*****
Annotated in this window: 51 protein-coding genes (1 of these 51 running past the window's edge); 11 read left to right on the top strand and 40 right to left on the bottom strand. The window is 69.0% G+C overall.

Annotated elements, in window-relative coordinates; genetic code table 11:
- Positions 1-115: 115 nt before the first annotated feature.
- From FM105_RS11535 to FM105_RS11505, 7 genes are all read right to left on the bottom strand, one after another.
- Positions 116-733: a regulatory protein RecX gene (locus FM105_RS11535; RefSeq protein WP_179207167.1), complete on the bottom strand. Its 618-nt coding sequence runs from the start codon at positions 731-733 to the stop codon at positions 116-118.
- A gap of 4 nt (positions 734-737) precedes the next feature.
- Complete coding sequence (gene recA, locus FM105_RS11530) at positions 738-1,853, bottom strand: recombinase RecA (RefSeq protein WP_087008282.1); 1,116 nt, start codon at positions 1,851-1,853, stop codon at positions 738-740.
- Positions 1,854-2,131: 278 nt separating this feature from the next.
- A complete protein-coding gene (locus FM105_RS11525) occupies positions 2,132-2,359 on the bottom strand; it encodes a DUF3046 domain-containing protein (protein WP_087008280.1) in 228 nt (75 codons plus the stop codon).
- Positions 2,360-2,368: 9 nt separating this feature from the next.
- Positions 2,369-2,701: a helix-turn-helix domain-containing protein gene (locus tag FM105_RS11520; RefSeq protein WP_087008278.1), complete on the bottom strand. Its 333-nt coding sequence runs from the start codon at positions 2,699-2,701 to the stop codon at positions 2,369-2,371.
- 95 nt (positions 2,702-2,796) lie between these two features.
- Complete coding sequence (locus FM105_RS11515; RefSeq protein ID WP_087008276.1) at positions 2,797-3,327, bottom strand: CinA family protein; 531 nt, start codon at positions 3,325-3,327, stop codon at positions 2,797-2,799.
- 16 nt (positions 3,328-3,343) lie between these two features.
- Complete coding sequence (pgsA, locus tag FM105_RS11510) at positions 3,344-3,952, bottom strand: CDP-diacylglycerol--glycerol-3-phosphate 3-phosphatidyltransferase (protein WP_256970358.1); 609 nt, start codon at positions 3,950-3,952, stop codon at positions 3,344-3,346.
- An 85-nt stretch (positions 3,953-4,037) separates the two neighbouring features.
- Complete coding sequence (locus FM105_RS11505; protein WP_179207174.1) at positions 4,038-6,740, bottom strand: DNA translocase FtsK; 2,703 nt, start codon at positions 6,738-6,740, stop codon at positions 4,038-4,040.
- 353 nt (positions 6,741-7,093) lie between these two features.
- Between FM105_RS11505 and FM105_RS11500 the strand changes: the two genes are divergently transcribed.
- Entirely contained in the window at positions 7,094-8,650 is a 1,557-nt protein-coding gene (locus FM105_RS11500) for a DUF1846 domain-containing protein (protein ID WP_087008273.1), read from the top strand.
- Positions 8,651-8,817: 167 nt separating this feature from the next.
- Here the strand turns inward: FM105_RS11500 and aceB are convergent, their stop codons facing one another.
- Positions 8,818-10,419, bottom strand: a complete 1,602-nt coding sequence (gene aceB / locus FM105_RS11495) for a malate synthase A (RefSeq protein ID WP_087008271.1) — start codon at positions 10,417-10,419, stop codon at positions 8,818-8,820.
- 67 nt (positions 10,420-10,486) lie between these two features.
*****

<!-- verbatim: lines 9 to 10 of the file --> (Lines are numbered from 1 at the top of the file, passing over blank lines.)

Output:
- A complete protein-coding gene (locus FM105_RS11525) occupies positions 2,132-2,359 on the bottom strand; it encodes a DUF3046 domain-containing protein (protein WP_087008280.1) in 228 nt (75 codons plus the stop codon).
- Positions 2,360-2,368: 9 nt separating this feature from the next.